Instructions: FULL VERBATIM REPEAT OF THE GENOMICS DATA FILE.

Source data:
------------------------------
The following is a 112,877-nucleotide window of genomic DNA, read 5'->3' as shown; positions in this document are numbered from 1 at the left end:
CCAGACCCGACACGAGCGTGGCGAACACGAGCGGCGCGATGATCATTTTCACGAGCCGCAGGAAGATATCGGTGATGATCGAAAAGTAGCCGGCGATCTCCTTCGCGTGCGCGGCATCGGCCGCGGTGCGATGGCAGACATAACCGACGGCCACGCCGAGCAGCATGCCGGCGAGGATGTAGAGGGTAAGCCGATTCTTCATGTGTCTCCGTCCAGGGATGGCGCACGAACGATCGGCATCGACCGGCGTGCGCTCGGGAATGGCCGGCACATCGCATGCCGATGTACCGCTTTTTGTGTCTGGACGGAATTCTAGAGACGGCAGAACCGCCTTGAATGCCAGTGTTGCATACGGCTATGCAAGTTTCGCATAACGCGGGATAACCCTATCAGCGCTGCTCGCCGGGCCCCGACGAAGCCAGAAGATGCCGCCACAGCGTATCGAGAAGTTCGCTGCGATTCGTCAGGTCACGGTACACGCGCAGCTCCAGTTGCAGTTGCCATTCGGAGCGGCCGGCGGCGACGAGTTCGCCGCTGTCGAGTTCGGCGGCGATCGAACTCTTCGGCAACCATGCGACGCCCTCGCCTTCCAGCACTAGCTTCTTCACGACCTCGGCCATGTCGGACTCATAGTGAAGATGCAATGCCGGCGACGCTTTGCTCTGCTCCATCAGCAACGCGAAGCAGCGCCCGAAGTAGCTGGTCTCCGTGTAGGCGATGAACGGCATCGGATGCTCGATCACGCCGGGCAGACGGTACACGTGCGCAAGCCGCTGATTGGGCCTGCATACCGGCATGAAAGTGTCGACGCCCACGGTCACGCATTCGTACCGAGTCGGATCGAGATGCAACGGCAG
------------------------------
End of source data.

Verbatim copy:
The following is a 112,877-nucleotide window of genomic DNA, read 5'->3' as shown; positions in this document are numbered from 1 at the left end:
CCAGACCCGACACGAGCGTGGCGAACACGAGCGGCGCGATGATCATTTTCACGAGCCGCAGGAAGATATCGGTGATGATCGAAAAGTAGCCGGCGATCTCCTTCGCGTGCGCGGCATCGGCCGCGGTGCGATGGCAGACATAACCGACGGCCACGCCGAGCAGCATGCCGGCGAGGATGTAGAGGGTAAGCCGATTCTTCATGTGTCTCCGTCCAGGGATGGCGCACGAACGATCGGCATCGACCGGCGTGCGCTCGGGAATGGCCGGCACATCGCATGCCGATGTACCGCTTTTTGTGTCTGGACGGAATTCTAGAGACGGCAGAACCGCCTTGAATGCCAGTGTTGCATACGGCTATGCAAGTTTCGCATAACGCGGGATAACCCTATCAGCGCTGCTCGCCGGGCCCCGACGAAGCCAGAAGATGCCGCCACAGCGTATCGAGAAGTTCGCTGCGATTCGTCAGGTCACGGTACACGCGCAGCTCCAGTTGCAGTTGCCATTCGGAGCGGCCGGCGGCGACGAGTTCGCCGCTGTCGAGTTCGGCGGCGATCGAACTCTTCGGCAACCATGCGACGCCCTCGCCTTCCAGCACTAGCTTCTTCACGACCTCGGCCATGTCGGACTCATAGTGAAGATGCAATGCCGGCGACGCTTTGCTCTGCTCCATCAGCAACGCGAAGCAGCGCCCGAAGTAGCTGGTCTCCGTGTAGGCGATGAACGGCATCGGATGCTCGATCACGCCGGGCAGACGGTACACGTGCGCAAGCCGCTGATTGGGCCTGCATACCGGCATGAAAGTGTCGACGCCCACGGTCACGCATTCGTACCGAGTCGGATCGAGATGCAACGGCAG